To get a really narrow seam, if your machine has the ability to move the needle position, move the needle position to the right. Sew the opening closed remembering to backstitch both at the beginning and end.
Easy peasy! It may not look as perfect as the hand sewn closure, but it entailed no swear words and a happier mom, so it worked fantastically for me!
The dolls love their mattresses as well. They don’t mind that I went for the easy closure. I also didn’t add any buttons to the mattress this time. You could add a few buttons to help hold the mattress in place. I dislike sewing buttons as well and the foam is in the casing nice and snug, so I think it will have a hard time sliding around (which would be the point of the buttons).
These doll bed mattresses are just adorable. Both of my girls really thought about the paint for the bed as well as matching the bedding to the paint. So far they look great! Next week, I should be able to show you the reversible sheets we are going to add to the doll bedding.
In the meantime, you can whip up a doll bed mattress easy peasy. You can sew with your kids or you can sew it for them. Either way, it gives something fun for your Real Summer of Fun.
Don’t forget to follow Fairfield on Pinterest, Facebook or Instagram for more great ideas and fun.
For more American Girl Doll ideas, follow my AG Pinterest Board. Tons of great ideas!
Gorgeous DIY Baby Cradles for Handy Parents
Preparing for baby can be an expensive experience. There are many ways to save, but you’re probably prepared to guess which way is our favourite! Using your DIY skills to make things yourself can be not only cheaper than buying everything new, but it’s also an opportunity to unwind, use your hands, and work together with your loved ones. there are plenty of small baby-related crafts that you can make, but have you ever considered making your own central piece for the nursery?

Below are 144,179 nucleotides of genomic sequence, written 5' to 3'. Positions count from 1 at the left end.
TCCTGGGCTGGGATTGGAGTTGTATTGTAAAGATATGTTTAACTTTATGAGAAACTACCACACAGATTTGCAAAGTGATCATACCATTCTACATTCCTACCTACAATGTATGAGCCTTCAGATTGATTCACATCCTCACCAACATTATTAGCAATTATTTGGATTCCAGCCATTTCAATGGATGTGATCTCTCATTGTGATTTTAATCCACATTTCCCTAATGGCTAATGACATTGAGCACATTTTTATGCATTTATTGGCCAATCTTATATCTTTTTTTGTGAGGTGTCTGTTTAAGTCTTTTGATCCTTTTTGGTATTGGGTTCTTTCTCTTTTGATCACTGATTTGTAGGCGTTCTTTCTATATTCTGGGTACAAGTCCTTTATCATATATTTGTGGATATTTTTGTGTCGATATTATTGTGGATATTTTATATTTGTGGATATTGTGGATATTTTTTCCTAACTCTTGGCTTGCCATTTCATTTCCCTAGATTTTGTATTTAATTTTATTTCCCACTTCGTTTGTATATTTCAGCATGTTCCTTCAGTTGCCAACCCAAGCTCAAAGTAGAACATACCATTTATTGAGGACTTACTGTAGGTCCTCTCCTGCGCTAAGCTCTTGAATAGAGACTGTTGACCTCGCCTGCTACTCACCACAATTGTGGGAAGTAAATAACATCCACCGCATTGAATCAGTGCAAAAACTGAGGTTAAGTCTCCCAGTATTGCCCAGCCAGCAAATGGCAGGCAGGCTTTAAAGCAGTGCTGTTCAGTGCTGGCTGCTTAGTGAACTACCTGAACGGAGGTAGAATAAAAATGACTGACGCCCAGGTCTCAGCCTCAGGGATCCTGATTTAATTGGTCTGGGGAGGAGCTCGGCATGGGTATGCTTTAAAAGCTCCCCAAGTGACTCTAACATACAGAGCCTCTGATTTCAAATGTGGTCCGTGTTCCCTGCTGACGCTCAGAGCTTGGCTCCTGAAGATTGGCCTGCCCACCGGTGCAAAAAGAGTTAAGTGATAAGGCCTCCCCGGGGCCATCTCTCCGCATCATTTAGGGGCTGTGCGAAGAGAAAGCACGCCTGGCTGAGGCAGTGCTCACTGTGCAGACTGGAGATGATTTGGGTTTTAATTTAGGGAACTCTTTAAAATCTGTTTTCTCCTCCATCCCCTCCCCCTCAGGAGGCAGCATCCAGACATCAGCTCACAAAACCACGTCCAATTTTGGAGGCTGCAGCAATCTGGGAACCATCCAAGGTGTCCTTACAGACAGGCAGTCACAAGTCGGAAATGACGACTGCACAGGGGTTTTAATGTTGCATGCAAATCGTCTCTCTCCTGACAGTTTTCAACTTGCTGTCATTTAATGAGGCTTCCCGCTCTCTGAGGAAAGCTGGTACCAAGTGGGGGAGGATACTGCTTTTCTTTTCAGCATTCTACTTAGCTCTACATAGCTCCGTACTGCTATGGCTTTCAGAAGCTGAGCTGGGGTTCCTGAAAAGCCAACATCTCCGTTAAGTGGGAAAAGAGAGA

Check out these 15 amazing DIY baby cradle ideas that you probably won’t find pre-made in the stores!
1. Baby cradle and side rocking chair
Instructables walks you through the process of making a baby cradle that’s so unique in function and use that it can actually save you money on another piece of furniture too! This cradle has a rocking chair built right into the end of it so that you can rock Baby to sleep and immediately place them into their cozy bed without risking waking them up walking across the room.
2. DIY moon-shaped cradle
Sometimes a bit of decorative novelty is lovely, as long as the piece is still practical! We think this gorgeous half moon cradle design by The Owner Builder Network is the perfect blend of style and function! It’s also easier to make than you might thing as long as you have some base knowledge about wood working.
3. So-ro modern wooden baby cradle
Do you have brand new twins that you’d like to be able to nap together? Perhaps you’re just very close with your best friend who also has a young baby and you’d like a safe place to lay them when they fall asleep during play dates. Either way, this tandem rocking cradle design by Small for Big is perfect for letting your baby bond with others, even while they snooze.
4. Hanging curtained baby cradle
Are you working with a very small floor space and looking for alternative cribs that will keep things as uncrowded as possible? Besides being useful for that, this lovely hanging design by Seven Crossways is absolutely gorgeous. It also has a curtain that will let you block sunlight from shining on Baby’s face in the morning or during nap time.
Find more ideas
Check out these beautiful projects and get a lot more ideas for your DIY project
15 Baby Boy Nursery DIYs That You’ll Want To Get Your Hands On
Décor Crafts for Star Lovers
5. DIY repurpose pallet crib
99 Pallets suggests letting your obsession with upcycling pallets spill over from your living room and dining room into Baby’s room too! As long as they’re in good condition, pallets are the perfect reclaimed wood for making your own study crib or cradle.
6. Choo choo trains crib and dresser
If you’re quite experienced with wood working and looking for a more challenging piece of DIY furniture than the average crib or cradle, look no further than this dual crib and dresser choo choo train design by Fab Art DIY! Besides being fulfilling to complete, it’s also functional in that it takes care oftwopieces of furniture. Finally, we doubt we even have to point this out to you, but it’s completely adorable too.
7. Rocking cradle made from two chairs
What’s even better than upcycling other things into pieces of cute decor for your Baby’s new room? Upcycling something into a practial piece of new, reclaimed furniture, of course! We absolutely adore this rocking cradle design created from two identical wooden chairs faced together and attached. Get the full instructions for making it from Handmade Charlotte.
8. DIY farmhouse crib